This is the 39th episode of the StackOverflow podcast, where Joel and Jeff discuss database design and the shell game of performance, the value of short, focused presentations, and the importance (or not) of a prestigious degree for software engineers.
Joel insisted that we run the stackoverflow.com books on QuickBooks. I was more open to using an online accounting solution, but we were worried about someone holding our business finances hostage. Joel also maintains that "every accountant in the world knows QuickBooks". I'm not happy about it, but small business reality.
Joel expresses some concern about the value of panel discussions at conferences. There are lots of variables: who is on the panel, what are the topics, and how skilled is the moderator? It's almost better to give each person on the panel a 10 minute window to talk about some topic they think will have value for the audience.
I often think of small, focused presentations as "Grok Talks". One presentation format which hews closely to this model is Pecha Kucha. It's generally a good idea to err on the side of keeping it small. The larger the talk, the more material you should have whittled away and deleted to get it down to size.
In building Stack Overflow, we copied a key part of the Wikipedia database design. This turned out to be a mistake. We are due for a massive database refactoring, which is going to be very painful, but it is necessary to avoid excessive joins in a lot of our key queries.
We also begin to appreciate why the giant multi-terabyte table schemas (like Google's BigTable) are completely join-free, basically simple hashtables or tuples spread across a server farm.
My benchmarking shows that CPU speed is surprisingly important on our database server. Going from 1.86 GHz, to 2.5 GHz, to 3.5 GHz CPUs I see an almost linear improvement in typical query times! The exception is queries which don't fit in memory, but right now with 4GB RAM most of our DB fits in ram; with the new 24GB RAM server I expect the database to be entirely in memory for quite a while.
Joel talks a bit about queueing theory, and its relation to OS scheduling. I propose that performance is a shell game with bottlenecks, where you're constantly trying to decide whether the bottleneck should be memory, CPU, or I/O.
More discussion about unit testing: when it's appropriate, when it isn't, and what it is for. Remember, 100% code coverage (or even 90% code coverage) is not free. You're playing another shell game, so decide what axes of that resource balancing equation are important to you. Perhaps the greatest risk is being dogmatic about it.
If you enjoy this podcast, you might also enjoy Hanselminutes -- Joel gives it his seal of approval!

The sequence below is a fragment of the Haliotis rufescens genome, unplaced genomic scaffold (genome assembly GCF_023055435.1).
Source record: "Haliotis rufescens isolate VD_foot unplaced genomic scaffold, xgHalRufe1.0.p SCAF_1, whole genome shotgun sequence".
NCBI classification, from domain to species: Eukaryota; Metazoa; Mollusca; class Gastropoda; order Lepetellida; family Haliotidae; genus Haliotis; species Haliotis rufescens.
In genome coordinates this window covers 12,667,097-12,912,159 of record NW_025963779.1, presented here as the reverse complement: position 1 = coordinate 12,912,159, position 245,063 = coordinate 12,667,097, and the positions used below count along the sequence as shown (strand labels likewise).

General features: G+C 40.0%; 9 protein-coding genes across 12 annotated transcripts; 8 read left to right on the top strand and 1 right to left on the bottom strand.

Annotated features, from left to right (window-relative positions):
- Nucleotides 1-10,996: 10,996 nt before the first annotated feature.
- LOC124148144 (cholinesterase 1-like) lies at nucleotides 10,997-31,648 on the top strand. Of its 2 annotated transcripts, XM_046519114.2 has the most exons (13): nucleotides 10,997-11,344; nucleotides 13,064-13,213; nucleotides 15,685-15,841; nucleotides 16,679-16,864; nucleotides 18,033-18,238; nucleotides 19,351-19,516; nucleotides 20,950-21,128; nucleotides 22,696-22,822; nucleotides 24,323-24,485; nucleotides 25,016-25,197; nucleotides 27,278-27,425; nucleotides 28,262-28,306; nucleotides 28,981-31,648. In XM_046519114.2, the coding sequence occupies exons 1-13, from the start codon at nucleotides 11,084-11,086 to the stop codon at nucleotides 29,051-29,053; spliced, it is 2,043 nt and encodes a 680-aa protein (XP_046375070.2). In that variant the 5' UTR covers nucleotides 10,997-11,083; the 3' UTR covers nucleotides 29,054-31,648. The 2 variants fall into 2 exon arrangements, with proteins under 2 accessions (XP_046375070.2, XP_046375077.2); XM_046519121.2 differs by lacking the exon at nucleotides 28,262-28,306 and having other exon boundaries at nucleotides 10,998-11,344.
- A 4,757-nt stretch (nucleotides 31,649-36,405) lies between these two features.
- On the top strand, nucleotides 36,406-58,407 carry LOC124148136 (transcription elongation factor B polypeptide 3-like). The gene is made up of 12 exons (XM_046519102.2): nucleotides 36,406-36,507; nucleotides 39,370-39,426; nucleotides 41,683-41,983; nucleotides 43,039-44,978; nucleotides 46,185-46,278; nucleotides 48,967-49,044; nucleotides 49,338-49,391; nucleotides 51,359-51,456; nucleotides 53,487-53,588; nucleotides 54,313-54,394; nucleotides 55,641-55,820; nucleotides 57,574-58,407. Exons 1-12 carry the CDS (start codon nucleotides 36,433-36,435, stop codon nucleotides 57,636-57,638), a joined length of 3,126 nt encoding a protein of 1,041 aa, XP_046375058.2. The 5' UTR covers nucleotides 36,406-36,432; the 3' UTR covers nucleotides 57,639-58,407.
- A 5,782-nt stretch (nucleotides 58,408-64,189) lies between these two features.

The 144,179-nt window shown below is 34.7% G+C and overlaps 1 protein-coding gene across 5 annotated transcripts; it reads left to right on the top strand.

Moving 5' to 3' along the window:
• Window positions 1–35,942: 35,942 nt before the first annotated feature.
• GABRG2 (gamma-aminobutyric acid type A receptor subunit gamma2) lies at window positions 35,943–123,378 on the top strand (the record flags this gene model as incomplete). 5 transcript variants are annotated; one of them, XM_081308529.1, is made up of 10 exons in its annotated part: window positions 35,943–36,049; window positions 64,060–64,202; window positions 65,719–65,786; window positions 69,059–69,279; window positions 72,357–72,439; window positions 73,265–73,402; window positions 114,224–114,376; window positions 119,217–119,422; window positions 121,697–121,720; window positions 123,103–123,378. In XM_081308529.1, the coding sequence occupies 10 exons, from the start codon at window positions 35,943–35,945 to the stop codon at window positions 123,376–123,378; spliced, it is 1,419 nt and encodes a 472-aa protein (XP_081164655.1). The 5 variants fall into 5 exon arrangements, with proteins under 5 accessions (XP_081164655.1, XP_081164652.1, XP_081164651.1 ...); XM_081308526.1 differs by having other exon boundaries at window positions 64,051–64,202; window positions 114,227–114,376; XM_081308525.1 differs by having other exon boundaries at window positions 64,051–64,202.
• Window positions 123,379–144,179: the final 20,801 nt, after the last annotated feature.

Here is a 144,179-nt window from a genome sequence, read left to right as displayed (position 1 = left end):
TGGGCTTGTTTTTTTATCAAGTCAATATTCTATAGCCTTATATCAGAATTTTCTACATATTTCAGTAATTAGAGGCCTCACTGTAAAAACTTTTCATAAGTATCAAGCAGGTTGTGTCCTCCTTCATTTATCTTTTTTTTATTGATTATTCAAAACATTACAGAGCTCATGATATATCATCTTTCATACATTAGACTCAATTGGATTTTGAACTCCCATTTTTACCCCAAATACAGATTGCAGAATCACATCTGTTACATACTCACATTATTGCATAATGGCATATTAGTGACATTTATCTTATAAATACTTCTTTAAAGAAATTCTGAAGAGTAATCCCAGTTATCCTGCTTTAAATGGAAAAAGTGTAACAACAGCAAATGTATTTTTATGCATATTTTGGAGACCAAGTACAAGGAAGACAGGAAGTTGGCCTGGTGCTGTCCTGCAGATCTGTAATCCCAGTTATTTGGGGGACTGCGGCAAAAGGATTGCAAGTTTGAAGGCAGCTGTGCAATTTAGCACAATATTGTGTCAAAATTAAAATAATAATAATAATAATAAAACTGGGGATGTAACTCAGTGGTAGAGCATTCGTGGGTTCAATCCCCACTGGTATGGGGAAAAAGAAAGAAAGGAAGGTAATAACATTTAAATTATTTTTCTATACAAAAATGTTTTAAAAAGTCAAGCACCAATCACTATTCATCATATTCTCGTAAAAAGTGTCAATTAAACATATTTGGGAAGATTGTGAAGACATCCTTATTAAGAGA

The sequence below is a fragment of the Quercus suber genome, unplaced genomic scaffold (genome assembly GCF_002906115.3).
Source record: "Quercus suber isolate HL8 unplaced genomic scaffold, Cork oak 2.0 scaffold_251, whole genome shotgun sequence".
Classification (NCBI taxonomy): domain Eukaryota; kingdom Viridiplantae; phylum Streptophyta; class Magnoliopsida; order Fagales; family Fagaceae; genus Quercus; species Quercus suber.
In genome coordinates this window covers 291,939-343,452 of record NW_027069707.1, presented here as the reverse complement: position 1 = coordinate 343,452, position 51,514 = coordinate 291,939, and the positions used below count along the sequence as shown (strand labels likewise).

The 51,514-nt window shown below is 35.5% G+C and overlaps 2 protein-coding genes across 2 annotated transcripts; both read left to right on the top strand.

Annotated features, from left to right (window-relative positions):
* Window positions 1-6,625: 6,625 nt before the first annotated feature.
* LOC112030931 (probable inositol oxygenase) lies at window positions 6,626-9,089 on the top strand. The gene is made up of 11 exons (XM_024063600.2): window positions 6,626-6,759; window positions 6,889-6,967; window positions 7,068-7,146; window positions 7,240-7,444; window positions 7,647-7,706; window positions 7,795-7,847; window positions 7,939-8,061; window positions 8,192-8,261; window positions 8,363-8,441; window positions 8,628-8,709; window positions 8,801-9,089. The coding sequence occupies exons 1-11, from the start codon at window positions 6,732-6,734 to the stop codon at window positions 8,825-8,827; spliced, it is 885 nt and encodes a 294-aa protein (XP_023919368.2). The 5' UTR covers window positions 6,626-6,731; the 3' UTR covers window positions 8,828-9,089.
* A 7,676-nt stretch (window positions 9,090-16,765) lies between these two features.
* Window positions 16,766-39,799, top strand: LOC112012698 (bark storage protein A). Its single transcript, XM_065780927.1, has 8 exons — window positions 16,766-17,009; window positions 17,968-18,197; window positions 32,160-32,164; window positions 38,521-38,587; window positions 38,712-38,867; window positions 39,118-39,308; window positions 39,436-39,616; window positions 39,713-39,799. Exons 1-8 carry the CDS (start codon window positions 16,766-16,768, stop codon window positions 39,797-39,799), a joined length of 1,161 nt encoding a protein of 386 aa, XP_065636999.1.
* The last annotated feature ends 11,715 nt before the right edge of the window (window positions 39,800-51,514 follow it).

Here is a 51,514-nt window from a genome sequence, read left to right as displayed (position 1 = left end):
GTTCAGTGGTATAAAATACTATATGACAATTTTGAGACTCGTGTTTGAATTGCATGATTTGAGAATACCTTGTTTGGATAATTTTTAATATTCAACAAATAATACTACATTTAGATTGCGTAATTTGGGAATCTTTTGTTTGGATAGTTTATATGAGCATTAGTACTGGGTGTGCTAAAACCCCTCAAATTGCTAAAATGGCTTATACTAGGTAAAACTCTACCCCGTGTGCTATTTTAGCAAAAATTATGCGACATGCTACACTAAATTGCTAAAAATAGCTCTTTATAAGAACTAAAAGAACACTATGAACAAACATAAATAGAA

Joel revisits the SOLID principles, and compares them to designing replaceable batteries, or a headphone jack, into your product. Appropriate in some narrow cases, but not all the time. Imagine a consumer product where every single part of it could be plugged in and replaced with another compatible part. Is that realistic?
Perhaps new language features will advance programming a lot faster than any given set of programming principles, no matter how good they are. I've often thought that design patterns are how languages evolve.
Joel says you don't have to go to a prestigious name brand school, necessarily, but you need to choose schools that have a rigorous selection process. "These people are a tiny little bit more likely to succeed at our rigorous selection process." I concur -- if you aren't seeking out challenges, whether they are large, small, or somewhere in-between -- what are you doing?
Our favorite Stack Overflow questions this week are:
Jeff: Is mathematics necessary for programming? It can't hurt, and often helps, but it is not strictly necessary in our opinions.
Joel: Does it matter where you get your CS degree? In brief, yes, but not for the reasons you might think.
We answered one listener question on this podcast:
- Michael Coney: "Joel mentioned the SOLID principles on the previous podcast. Our software architect was also fond of over-isolation but was talked out of it. In the real world, if you need to change something, you just rewrite it."
If you'd like to submit a question to be answered in our next episode, record an audio file (90 seconds or less) and mail it to firstname.lastname@example.org. You can record a question using nothing but a telephone and a web browser. We also have a dedicated phone number you can call to leave audio questions at 646-826-3879.
The transcript wiki for this episode is available for public editing.